Multicultural Council “Shocks” Audience with its Annual Dance Showcase

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By Cristin O’Connell

Staff Reporter

   In celebration of Black History Month, Sacred Heart University’s Multicultural Council presented its 3rd Annual Multicultural Dance Showcase, “Culture Shock,” on Wednesday, Feb. 21.

   The showcase was hosted by three Multicultural Council Executive Board members: senior President Schmide Petithomme, senior Vice President Brittany Richards and senior Public Relations Chair Betheney Stevens.

   “SHU Multicultural Council promotes diversity and social awareness. We want students to feel they are a part of something, even if you are a minority,” said Richards.

   The showcase featured performances by DJ Fire, Southern Connecticut State University’s Caribbean Student Association and Organization of Latin American Students, Iota Phi Theta, Irish Step Dance Ensemble, a solo Scottish dancer and the Sacred Heart Dance Ensemble.

   “It was a great show. It was different. Some people may not see it like so, but the big picture is that the variety of cultures in the room got to express their self and be comfortable doing so in a judge-free room,” said senior CJ Parvelus. “We need more stuff like that on campus so those kids don’t feel out of place on this campus. Overall great show and vibe.”   

   The Edgerton Center for Performing Arts was filled with students, friends and family ready for a night filled with dancing. The show began with music playing and dancers dancing down the aisles, waving flags representing Jamaica, Brazil, the Bahamas, Puerto Rico, Haiti, Dominica, Dominican Republic, Trinidad, Tobago and many others. Other cultures that were represented in the show included Ireland and Scotland.

   “Amazing showcase of beauty, talent and love for all cultures,” said junior JT Spellman. “Truly a joy to be a part of.”

   “Culture Shock” also featured poets, singers, and a fashion show put on by Southern Connecticut State University’s “Face Models.” Senior Shindler Auguste sang a song in Haitian Creole called “Laglwa W,” which translates to “Your Glory.”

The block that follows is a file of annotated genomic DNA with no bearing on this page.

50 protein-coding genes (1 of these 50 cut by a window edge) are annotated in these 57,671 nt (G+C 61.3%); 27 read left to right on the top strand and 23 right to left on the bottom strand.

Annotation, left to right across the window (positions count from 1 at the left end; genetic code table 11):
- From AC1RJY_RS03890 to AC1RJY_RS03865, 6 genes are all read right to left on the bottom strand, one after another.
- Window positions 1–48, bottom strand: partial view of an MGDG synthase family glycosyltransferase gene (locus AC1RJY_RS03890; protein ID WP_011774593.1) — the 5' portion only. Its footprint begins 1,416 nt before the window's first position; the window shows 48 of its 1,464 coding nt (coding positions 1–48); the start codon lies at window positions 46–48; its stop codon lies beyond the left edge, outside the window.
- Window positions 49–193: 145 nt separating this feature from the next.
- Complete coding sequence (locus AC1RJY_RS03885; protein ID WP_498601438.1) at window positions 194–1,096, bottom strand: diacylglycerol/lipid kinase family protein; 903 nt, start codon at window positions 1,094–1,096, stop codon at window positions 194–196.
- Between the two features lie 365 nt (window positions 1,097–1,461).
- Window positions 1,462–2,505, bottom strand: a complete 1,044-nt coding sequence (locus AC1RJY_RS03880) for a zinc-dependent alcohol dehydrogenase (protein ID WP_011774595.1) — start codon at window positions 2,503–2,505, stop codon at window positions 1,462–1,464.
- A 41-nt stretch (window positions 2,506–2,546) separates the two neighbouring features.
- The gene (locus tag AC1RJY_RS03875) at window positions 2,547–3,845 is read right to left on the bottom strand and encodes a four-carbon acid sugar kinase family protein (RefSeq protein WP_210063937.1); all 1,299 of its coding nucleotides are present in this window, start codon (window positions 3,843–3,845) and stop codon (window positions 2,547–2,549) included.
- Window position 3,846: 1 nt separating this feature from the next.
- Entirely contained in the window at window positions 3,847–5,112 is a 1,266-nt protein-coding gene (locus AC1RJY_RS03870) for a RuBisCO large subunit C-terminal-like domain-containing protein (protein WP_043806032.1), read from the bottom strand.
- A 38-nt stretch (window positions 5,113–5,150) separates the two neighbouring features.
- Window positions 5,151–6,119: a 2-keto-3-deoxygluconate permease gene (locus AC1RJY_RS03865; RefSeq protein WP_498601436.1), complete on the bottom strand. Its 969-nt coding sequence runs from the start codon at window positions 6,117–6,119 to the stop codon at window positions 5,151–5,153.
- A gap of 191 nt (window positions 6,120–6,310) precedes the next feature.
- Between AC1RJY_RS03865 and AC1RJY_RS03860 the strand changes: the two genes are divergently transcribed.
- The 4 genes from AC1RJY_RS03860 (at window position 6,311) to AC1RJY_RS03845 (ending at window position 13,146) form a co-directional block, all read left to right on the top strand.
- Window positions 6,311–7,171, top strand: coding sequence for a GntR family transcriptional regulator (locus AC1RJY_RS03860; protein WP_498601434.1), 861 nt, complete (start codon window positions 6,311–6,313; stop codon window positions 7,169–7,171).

“It was an amazing experience on stage,” said Auguste. “The energetic vibes from all the cultures really enhanced my performance.”

   There was also a raffle during the showcase, but when the numbers were called, no one had the winning ticket. Instead the Multicultural Council got audience members out of their seats and let them dance battle it out to Cali Swag District’s “Teach Me How to Dougie.”

   “The importance of sharing different cultures is that it brings people together and it makes no one feel left out, it is like a family unit,” said Petithomme and Stevens.

   Petithomme said that is what makes “Culture Shock” so important, and it is what she wants audience members to take away from the event.

   “The importance of an event like this is it gives awareness of cultures they never heard of so they don’t laugh, they won’t look at us strange, and they get a little piece of it,” said Petithomme. “Basically we want to have a melting pot at Sacred Heart and let everyone know that we are one at the end of the day, no matter what the color, what the race, what the ethnicity. At the end of the day we can all come together and learn about one another’s cultures.”

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